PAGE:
Official data, based on the number of Trek Permits issued by the Kokoda Track (Special Purpose) Authority (KTA), reveals that villagers across the Kokoda Trail have suffered a cumulative decline of K49.7 million in lost income opportunities since the DFAT-Kokoda Initiative assumed responsibility for its management in 2009.

A Kokoda Livelihoods Study by Pacific Islands Projects revealed the DFAT-Kokoda Initiative allocates just 1% of their budget to ‘income generating projects’ for villagers across the Trail.


  • Prior to the 50th anniversary of the Kokoda campaign in 1992 fewer than 100 Australians trekked across the Kokoda Trail each year. They did not have to pay any fees and were self-sufficient with their own camping gear and ration packs.
  • Apart from employing one or two local guides, and buying some fresh food, there were few economic benefits for local subsistence villagers. Their only opportunity for earning some income was through the sale of fresh fruit and vegetables which were delivered to Port Moresby by MBA Airlines which conducted a thrice weekly ‘milk-run’ along the Trail.
  • In 1992 the combined annual income for all villagers across the Trail was estimated to be in the region of K60,000 per year.
  • Public interest in trekking Kokoda began with a cover story in the national ‘Bulletin with Newsweek’ magazine titled ‘Kokoda: A Walk on the Wild Side’  which coincided with Prime Minister Paul Keating’s Anzac Day visit in 1992.
  • A later national television special, ‘The Angry Anderson Kokoda Challenge’,  featuring a group of celebrities was screened in 1996. It was the highest ever rating show for the Channel 9 ‘A Current Affair’ and attracted almost 3 million viewers.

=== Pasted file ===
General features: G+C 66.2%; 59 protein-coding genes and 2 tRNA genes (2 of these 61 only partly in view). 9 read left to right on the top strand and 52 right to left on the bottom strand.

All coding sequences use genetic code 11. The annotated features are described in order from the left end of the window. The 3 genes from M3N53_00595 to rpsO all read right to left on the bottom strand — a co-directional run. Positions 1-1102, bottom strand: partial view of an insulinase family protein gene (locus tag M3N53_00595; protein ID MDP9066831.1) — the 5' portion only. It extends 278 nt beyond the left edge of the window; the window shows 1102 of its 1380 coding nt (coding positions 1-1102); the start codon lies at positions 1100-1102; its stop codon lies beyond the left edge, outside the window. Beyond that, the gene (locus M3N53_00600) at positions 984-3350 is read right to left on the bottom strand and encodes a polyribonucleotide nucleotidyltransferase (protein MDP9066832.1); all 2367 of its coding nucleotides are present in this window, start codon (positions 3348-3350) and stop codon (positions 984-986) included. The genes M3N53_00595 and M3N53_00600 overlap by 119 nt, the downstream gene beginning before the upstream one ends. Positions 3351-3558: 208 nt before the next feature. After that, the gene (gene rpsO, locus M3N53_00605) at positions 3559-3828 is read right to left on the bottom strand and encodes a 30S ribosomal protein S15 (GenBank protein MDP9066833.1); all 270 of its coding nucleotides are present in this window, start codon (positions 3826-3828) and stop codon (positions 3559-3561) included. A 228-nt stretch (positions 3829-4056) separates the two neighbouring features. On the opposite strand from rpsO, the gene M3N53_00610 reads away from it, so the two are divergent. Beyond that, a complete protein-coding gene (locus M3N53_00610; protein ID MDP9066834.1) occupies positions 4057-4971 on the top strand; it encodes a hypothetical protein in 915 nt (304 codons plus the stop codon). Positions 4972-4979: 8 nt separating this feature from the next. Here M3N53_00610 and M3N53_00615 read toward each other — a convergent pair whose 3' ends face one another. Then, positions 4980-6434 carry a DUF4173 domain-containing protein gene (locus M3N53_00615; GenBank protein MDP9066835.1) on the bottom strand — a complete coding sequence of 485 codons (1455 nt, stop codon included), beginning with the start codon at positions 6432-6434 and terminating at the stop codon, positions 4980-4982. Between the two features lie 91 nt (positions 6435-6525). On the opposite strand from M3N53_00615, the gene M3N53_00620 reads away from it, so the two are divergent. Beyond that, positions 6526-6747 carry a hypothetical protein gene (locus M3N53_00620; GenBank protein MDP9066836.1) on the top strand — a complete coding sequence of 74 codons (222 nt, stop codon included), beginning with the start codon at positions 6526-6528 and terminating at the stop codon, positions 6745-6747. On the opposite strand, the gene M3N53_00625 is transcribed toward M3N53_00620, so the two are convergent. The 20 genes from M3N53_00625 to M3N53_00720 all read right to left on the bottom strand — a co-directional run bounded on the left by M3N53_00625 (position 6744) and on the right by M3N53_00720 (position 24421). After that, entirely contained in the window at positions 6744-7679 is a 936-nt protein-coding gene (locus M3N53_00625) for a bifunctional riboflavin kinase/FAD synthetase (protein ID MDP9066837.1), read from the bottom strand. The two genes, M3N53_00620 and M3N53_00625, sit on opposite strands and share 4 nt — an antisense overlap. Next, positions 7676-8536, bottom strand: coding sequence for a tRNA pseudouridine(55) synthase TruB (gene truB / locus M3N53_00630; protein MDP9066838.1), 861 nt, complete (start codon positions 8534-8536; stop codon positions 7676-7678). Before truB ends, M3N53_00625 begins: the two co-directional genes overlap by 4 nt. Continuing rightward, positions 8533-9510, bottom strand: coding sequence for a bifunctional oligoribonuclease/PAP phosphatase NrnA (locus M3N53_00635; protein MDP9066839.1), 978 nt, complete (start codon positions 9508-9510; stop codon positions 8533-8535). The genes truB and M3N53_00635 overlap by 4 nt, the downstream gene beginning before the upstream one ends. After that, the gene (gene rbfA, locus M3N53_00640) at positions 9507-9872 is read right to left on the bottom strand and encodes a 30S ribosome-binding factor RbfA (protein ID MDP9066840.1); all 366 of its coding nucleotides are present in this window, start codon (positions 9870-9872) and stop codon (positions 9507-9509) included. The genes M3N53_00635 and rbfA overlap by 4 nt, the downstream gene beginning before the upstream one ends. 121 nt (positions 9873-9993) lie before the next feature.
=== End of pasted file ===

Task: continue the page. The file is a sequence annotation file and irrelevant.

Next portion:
• On the 60th anniversary of the Kokoda campaign in 2002, Prime Minister’s John Howard and Sir Michael Somare opened a significant memorial at the Isurava battlesite.
  • The publicity from these events led to an increasing interest in trekking across the Trail.
  • At the same time, local villagers began to agitate for a more reasonable share of benefits from the emerging Kokoda trekking industry.
  • In 2003, the Kokoda Track (Special Purpose) Authority (KTA) was proclaimed by the Minister for Intergovernmental Relations, Sir Peter Barter, to help meet their needs.
  • A former kiap, and long-term PNG resident, Warren Bartlett, was appointed CEO of the KTA on a salary of K25,000. He was assisted by a part-time secretary. The organisation was required to be self-funding as neither government, Australia nor PNG, were willing to provide any financial support at the time.
  • Mr Bartlett requested financial assistance from Adventure Kokoda who advanced K25,000 to the fledgling organisation until income from the new trek fee of K200 was realised.
  • Under the new Kokoda Track Permit Law, 20% of income from Trek Permits was to be allocated for administration purposes and 80% allocated for community development projects across the Trail.
  • During this period Mr Bartlett processed 19,546 trek permits, maintained the VHF radio system across the trail, issued toilet pans, generators, mowers, etc to village communities, administered the only ever all-inclusive workshops conducted on the Kokoda Trail, and did his best to meet the demands of 80 trek operators, more than 100 landowners, and corrupt elements within his own KTA Board of Directors. 

The challenges he had to deal with during this period included

  1. Landowner communities expected all trek fee income to be used for community projects.  With no financial assistance from the Australian/PNG Governments for recurrent expenditure, a proportion of trek fee income was required for recurrent expenses.  It was not possible to engage suitably qualified administrative staff. All the work was therefore left for Mr Bartlett.